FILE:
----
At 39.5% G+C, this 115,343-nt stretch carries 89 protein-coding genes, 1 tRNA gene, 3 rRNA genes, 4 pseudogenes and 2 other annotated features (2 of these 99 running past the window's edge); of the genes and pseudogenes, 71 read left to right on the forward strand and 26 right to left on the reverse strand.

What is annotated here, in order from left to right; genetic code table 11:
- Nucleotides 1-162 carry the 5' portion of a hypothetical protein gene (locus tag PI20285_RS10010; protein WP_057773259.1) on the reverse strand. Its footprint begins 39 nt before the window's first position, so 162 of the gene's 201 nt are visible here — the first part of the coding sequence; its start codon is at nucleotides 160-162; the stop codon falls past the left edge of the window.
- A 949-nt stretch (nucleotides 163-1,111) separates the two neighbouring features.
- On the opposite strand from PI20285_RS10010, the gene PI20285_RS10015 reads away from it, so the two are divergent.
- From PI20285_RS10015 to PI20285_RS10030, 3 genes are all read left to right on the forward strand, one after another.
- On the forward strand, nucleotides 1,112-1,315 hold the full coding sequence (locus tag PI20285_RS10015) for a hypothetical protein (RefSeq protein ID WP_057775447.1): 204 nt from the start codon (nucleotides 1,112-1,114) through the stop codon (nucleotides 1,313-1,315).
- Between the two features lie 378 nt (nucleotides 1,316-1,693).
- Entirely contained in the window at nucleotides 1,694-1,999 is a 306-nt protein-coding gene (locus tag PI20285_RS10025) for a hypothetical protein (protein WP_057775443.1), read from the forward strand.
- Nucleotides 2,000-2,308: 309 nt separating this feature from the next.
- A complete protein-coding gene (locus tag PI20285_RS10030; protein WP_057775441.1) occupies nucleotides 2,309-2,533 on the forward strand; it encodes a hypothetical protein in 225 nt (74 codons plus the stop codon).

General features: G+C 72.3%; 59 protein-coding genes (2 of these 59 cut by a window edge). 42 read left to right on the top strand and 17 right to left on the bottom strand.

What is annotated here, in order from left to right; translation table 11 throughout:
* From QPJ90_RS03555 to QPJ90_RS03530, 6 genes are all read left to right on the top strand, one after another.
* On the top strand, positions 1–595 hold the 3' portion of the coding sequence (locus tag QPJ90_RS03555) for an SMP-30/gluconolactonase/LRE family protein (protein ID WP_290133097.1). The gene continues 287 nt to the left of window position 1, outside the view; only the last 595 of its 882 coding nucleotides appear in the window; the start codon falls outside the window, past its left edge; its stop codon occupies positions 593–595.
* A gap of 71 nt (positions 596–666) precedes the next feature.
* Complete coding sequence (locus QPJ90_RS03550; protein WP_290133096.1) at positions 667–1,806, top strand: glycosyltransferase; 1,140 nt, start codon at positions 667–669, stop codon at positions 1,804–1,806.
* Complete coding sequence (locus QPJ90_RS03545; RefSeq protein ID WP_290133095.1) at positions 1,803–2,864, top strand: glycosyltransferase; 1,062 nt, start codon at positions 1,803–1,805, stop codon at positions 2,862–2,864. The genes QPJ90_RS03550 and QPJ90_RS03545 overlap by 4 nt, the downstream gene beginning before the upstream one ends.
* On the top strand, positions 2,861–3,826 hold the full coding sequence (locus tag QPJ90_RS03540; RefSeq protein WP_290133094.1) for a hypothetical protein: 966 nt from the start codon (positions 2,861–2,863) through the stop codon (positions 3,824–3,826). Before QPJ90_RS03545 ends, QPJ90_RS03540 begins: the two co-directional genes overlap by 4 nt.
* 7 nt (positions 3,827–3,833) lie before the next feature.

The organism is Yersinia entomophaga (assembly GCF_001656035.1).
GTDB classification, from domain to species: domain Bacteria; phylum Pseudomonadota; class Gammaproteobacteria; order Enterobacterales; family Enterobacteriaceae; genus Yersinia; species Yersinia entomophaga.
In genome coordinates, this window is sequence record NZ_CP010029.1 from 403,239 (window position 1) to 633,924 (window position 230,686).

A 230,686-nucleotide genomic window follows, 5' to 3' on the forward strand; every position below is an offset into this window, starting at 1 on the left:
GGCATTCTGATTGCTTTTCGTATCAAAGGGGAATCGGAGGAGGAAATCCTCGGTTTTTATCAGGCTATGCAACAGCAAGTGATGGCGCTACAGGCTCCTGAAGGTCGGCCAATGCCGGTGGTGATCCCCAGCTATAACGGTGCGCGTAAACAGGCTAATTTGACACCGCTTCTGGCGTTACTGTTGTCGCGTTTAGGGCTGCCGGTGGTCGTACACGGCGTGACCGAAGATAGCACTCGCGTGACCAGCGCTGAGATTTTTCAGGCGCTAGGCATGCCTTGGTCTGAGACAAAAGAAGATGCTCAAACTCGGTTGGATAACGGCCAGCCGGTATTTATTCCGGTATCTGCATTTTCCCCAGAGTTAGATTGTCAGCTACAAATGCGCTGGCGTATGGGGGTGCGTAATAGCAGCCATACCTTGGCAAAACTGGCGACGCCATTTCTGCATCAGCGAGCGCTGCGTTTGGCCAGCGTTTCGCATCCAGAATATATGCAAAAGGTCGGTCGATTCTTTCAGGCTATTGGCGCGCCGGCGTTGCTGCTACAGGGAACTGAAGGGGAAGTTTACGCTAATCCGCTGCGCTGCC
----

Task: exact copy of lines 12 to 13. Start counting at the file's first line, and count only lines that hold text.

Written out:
General features: G+C 72.3%; 59 protein-coding genes (2 of these 59 cut by a window edge). 42 read left to right on the top strand and 17 right to left on the bottom strand.

What is annotated here, in order from left to right; translation table 11 throughout: